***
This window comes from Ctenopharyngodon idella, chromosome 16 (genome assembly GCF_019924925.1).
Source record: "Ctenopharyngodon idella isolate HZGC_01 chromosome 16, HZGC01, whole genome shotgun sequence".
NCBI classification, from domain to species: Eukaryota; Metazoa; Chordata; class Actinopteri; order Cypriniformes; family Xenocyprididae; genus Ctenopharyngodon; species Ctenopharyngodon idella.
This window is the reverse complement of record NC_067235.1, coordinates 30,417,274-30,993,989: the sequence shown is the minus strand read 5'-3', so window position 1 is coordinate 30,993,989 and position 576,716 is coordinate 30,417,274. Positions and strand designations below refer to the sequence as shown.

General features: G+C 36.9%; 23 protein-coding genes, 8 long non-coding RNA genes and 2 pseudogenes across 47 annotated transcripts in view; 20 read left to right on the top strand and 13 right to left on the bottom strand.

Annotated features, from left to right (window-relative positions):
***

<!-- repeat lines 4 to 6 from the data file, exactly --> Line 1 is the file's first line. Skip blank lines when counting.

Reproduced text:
This window is the reverse complement of record NC_067235.1, coordinates 30,417,274-30,993,989: the sequence shown is the minus strand read 5'-3', so window position 1 is coordinate 30,993,989 and position 576,716 is coordinate 30,417,274. Positions and strand designations below refer to the sequence as shown.

General features: G+C 36.9%; 23 protein-coding genes, 8 long non-coding RNA genes and 2 pseudogenes across 47 annotated transcripts in view; 20 read left to right on the top strand and 13 right to left on the bottom strand.

Annotated features, from left to right (window-relative positions):